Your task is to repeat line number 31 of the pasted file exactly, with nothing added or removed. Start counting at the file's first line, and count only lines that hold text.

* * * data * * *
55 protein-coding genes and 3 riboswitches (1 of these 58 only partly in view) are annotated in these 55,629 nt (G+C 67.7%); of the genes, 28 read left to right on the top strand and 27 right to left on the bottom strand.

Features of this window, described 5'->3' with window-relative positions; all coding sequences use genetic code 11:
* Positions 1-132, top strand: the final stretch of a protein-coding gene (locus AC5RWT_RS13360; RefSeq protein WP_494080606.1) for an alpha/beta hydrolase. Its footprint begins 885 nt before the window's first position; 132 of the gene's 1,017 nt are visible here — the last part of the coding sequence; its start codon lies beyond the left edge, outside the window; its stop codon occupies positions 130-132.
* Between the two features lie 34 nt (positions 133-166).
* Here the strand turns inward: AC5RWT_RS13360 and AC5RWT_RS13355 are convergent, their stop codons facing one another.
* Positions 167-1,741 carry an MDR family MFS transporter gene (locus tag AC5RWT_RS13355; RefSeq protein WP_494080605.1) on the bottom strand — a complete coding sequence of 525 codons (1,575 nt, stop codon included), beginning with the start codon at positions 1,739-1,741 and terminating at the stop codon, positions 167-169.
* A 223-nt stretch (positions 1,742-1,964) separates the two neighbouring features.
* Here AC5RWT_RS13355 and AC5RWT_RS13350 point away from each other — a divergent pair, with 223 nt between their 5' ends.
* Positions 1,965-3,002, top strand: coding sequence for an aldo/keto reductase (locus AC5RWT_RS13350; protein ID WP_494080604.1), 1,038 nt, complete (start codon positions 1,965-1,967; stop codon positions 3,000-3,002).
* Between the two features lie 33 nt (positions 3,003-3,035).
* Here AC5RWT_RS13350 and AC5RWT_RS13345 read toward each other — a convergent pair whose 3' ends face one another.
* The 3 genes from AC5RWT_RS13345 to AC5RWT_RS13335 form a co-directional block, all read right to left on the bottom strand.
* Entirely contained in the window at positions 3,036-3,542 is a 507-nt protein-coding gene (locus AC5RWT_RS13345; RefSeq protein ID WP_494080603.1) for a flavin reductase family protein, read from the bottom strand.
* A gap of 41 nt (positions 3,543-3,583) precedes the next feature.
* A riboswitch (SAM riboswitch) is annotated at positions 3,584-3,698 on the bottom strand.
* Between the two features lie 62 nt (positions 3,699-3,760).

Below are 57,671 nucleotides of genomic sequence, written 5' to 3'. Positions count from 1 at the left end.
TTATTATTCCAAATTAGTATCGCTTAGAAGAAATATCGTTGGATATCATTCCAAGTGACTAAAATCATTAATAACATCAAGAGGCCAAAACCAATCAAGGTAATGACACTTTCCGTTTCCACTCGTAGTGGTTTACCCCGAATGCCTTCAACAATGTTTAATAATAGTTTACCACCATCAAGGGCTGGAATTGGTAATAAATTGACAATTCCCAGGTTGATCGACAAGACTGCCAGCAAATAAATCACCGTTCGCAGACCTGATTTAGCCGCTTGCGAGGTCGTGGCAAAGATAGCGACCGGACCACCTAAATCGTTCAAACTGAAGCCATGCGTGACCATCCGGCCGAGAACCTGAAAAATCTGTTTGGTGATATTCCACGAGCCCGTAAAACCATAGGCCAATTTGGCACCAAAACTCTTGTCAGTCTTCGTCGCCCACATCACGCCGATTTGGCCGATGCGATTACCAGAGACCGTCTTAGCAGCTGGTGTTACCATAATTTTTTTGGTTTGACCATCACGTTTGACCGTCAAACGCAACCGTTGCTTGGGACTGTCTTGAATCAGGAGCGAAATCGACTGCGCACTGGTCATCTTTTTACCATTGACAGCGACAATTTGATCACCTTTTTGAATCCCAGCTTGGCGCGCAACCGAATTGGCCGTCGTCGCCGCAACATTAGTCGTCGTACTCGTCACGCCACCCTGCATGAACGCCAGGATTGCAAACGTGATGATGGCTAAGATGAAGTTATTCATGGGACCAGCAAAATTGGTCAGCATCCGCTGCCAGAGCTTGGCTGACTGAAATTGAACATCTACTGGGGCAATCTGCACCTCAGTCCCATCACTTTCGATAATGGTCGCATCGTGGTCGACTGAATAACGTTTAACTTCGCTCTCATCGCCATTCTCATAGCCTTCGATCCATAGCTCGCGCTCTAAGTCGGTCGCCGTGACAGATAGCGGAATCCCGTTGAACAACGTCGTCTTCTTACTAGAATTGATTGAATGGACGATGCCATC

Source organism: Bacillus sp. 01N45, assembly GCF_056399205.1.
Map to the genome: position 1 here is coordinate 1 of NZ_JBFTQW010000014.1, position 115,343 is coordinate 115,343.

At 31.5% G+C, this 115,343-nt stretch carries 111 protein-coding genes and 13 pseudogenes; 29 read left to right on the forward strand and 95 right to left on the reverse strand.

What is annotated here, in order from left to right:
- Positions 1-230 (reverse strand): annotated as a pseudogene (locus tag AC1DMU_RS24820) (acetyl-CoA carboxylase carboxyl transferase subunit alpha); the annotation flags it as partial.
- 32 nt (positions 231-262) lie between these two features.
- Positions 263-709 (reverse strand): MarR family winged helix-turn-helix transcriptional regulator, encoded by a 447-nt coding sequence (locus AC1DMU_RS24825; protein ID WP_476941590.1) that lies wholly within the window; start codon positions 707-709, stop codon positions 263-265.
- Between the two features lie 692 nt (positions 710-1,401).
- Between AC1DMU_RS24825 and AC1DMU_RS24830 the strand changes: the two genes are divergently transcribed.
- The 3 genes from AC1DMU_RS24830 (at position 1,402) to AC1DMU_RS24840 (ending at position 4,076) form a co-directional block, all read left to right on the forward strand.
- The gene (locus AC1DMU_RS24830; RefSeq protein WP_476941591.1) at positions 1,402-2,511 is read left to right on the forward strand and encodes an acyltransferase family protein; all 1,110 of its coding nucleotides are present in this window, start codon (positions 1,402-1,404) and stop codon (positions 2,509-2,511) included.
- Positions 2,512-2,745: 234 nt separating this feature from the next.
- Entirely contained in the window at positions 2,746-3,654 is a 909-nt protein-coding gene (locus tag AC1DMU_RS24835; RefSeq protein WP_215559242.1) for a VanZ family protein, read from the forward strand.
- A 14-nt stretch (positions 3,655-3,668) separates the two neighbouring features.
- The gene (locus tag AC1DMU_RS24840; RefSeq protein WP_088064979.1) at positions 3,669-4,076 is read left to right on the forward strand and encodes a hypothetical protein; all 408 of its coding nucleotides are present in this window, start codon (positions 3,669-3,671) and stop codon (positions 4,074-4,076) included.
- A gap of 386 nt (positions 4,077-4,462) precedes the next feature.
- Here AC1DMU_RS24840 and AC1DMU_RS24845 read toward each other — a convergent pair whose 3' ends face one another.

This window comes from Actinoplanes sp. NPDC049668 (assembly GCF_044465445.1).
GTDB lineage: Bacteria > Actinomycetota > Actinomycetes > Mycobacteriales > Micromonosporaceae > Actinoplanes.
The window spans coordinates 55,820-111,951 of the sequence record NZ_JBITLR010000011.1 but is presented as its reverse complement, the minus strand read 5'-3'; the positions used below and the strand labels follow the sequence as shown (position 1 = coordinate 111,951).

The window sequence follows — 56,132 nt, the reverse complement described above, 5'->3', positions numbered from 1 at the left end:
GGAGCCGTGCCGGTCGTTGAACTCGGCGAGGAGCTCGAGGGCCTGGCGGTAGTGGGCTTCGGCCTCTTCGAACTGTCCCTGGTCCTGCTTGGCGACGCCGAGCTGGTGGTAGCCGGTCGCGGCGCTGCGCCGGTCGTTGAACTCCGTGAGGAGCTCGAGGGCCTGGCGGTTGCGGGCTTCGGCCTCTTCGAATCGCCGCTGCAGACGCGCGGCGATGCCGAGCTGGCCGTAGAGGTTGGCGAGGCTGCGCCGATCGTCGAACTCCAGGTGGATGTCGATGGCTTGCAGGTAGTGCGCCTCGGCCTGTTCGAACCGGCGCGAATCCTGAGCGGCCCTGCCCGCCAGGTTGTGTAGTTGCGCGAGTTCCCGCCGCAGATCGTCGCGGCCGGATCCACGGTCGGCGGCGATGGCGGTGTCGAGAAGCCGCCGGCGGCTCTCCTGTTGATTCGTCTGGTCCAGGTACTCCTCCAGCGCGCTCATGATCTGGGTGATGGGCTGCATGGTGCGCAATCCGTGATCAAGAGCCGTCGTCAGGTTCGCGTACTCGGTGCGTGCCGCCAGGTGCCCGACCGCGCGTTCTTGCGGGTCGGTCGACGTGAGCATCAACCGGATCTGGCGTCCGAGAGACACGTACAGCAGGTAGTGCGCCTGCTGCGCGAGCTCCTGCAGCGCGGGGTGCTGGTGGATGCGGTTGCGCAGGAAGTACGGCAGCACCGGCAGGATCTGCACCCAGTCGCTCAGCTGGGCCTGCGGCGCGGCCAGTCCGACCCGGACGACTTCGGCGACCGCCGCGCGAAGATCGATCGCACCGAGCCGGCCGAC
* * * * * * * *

- Entirely contained in the window at positions 2,746-3,654 is a 909-nt protein-coding gene (locus tag AC1DMU_RS24835; RefSeq protein WP_215559242.1) for a VanZ family protein, read from the forward strand.